Fiat 132

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Fiat 132 1800 GLS

1972 - 1981
4 cyl.
see below
4/5 spd. man
Top Speed:
108 mph
Number Built:
678,700 (All Markets)
1 star
Unfortunately many believed the Fiat 132 was a somewhat backward step, particularly given that the car, as a replacement for the Fiat 125, retained both rear-wheel-drive and a live back-axle. The new and lower line met with a mixed reception, some people considering that the 132's shape was "Japanese-inspired".

The 132 was released in April 1972, and with its twin-cam engine and optional 5-speed gearbox it promised to be competitive with both Japanese and British cars, including the new British Leyland six-cylinder f.w.d. 2200 model, and with the single-o.h.c. 2-liter Datsun and Toyota offerings.

Once behind the wheel, it would take a little while for the 132 to show its real talent. The engine would tend to hunt and stall in traffic, and there were plenty of shortcomings evident. For instance, while the accelerator was much too heavy and its cranked stalk seemed all too likely to snap off, the disc brakes were over-servoed. This made the right leg tired and the left leg flustered, and the high-set accelerator pedal made heel-and-toeing impossible.

The throttle also tended to stick, ruining a decent tick-over. The central handbrake, which was often used by owners to prevent the engine from stalling when stuck in traffic-jams, was incredibly heavy to pull up. The facia-mounted hand-throttle-cum-choke was equally stiff, and owners often reported that a stong petrol smell was all too evident.

Although the instruments - speedometer, tachometer, oil-pressure gauge, electric clock, and combined heat/fuel gauge, by Veglia - were recessed in the imitation wood panel, they were sometimes difficult if not impossible to read, due to reflected light. They were also of three different sizes, but neatly spaced.

The steering wheel had an uncomfortably thick rim and parking called for considerable effort. Although a facia shelf and door pockets were provided, the under-scuttle cubby had a very awkward catch and one that tended to claw any hands that were thrust into the invisible well. The lid of the very spacious boot flew up when released, hoping to smack you on the chin, the rear doors were often difficult to open (although this varied car to car), and the engine was not a particularly prompt commencer from cold.

If you switched-off the ignition the brakes almost immediately became ineffective, because there was no reasonable vacuum reserve. It would seem, therefore, that the Fiat 132 was a below average offering - but that would not be telling the whole story. Out on the open road, the 1,756 c.c. twin-cam 104 m.p.h. Fiat got along very well. The suspension was apt to lurch laterally to some extent and the gearbox was inclined to be baulky. But this was a comfortable way of driving quickly and by judicious use of the fifth gear it was possible to achieve impressive fuel ecomony approaching 30 m.p.g. on a long run.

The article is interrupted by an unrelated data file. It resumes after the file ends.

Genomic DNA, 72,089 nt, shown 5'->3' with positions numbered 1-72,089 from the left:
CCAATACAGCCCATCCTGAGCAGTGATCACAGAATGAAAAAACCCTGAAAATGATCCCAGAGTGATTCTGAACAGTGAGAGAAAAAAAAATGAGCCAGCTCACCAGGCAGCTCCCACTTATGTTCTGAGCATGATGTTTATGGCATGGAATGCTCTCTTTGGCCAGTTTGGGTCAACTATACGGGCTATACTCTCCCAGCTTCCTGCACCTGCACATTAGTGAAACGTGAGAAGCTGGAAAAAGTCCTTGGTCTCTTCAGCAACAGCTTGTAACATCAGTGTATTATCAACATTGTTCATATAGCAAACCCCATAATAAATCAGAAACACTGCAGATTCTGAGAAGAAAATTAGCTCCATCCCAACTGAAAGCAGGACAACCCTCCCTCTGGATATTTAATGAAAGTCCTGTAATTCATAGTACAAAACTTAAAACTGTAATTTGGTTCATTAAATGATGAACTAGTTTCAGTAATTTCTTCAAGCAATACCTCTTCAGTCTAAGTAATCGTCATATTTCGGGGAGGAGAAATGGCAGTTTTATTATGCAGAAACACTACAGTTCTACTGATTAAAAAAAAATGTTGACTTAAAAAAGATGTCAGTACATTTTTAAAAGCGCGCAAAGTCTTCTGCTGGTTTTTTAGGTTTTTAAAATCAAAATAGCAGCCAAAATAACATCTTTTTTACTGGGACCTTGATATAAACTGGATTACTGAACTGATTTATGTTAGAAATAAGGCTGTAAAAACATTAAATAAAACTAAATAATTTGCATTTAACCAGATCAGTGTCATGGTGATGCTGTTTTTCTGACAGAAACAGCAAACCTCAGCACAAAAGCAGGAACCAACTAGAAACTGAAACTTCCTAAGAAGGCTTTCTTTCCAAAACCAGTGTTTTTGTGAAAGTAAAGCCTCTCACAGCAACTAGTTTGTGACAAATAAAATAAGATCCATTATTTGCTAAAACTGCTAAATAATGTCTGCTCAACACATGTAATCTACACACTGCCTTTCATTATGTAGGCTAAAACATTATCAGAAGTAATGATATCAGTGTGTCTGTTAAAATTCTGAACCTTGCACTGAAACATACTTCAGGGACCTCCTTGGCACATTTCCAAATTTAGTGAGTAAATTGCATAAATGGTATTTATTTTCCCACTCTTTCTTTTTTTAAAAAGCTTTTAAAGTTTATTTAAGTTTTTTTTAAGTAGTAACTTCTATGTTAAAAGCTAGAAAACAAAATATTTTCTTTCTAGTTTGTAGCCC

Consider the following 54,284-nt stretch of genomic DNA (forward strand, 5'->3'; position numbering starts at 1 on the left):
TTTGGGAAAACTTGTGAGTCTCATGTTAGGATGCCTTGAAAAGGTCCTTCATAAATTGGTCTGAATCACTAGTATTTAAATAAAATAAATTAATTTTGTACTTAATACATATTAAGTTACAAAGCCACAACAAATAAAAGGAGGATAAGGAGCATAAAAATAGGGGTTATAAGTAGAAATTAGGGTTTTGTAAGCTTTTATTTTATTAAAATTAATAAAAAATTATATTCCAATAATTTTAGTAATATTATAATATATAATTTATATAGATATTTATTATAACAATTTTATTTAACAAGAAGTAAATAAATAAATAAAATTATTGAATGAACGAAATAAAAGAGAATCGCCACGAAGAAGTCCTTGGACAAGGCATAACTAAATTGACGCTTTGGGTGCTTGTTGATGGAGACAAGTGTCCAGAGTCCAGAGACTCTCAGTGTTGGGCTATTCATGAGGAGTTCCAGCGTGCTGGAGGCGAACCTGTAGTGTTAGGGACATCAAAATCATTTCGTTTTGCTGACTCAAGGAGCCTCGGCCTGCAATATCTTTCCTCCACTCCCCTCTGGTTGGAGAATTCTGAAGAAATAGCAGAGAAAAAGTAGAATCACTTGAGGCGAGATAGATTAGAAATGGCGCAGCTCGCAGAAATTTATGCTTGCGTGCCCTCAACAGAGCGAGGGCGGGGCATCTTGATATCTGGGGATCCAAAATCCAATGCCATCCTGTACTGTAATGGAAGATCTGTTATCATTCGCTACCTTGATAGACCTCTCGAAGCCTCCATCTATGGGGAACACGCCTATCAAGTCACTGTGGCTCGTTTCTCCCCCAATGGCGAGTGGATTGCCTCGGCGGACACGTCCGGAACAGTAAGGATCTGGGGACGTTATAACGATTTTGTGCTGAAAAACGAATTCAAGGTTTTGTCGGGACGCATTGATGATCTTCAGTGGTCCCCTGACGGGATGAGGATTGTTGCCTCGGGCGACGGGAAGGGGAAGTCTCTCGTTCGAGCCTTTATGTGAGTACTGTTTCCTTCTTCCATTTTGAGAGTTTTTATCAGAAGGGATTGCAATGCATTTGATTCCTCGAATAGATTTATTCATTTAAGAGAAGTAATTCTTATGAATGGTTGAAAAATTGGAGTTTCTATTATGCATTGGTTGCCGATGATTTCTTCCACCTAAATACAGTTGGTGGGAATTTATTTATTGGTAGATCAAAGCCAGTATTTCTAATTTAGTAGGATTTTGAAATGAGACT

If you didn't mind the Fiat triple-stalk levers on the steering column, most of the controls were well contrived, and items like a heated rear window, red light on the door extremities, flush-fitting door handles, dual headlamps, cigarette lighter, etc. were included. The comfortable seats were cloth-upholstered, and the ventilating system worked extremely well. Standard kit included an adjustable steering column, thermo-electric fan, all-disc dual-circuit brakes, single-speed wipers with electric washers and an intermediate action for light rain, etc.

The Fiat 132 came with 7 different engine combinations:

  • 1.6 liter petrol producing 98 hp (73 kW) 1592 cc (later 1585 cc after 1977)
  • 1.8 liter petrol with 107 hp (80 kW) 1756 cc
  • 1.8 liter petrol with 111 hp (83 kW) 1756 cc
  • 2.0 liter petrol 112 hp (84 kW) 1995 cc (from 1977)
  • 2.0 liter petrol with fuel injection producing 122 hp (91 kW) 1995 cc (from 1977)
  • 2.5 liter diesel with 60 hp (45 kW) 2435 cc
  • 2.5 liter diesel with 72 hp (54 kW) 2435 cc
The second major facelift of Fiat 132 came in 1981, along with a new name, the Fiat Argenta. Other changes included new trim, wheels, dashboard, mirrors and rectangular headlights. The Argenta came with a choice of 4 different engines (market dependent):
  • 1.6 liter petrol producing 90 hp (67 kW) 1585 cc
  • 2.0 liter petrol with 113 hp (84 kW) 1995 cc
  • 2.0 liter petrol with Bosch L-jetronic fuel injection producing 122 hp (91 kW) 1995 cc
  • 2.5 liter diesel with 75 hp (56 kW) 2435 cc

Digiplex electronic ignition was fitted to some 2.0i models. In 1984, the Argenta was face-lifted. The grille was renewed with the then corporate 5-bar grille, and an anti-roll-bar was mounted on the rear axle. The front axle was widened by 40 mm (1.6 in), and new wheels with flat wheel trims & chrome embelishers used. Some minor changes were made inside the car, most notably to the style and color of seat trim. The Argenta also had two new engines: Fiat's first turbodiesel, 2.5 liter producing 90 hp (67 kW), and for the Argenta VX a supercharged engine with 135 hp (101 kW), derived from the Lancia Volumex models.

The car remained in production until 1986 when it was replaced by the Croma.

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Also see:

Fiat Heritage
Fiat Argenta
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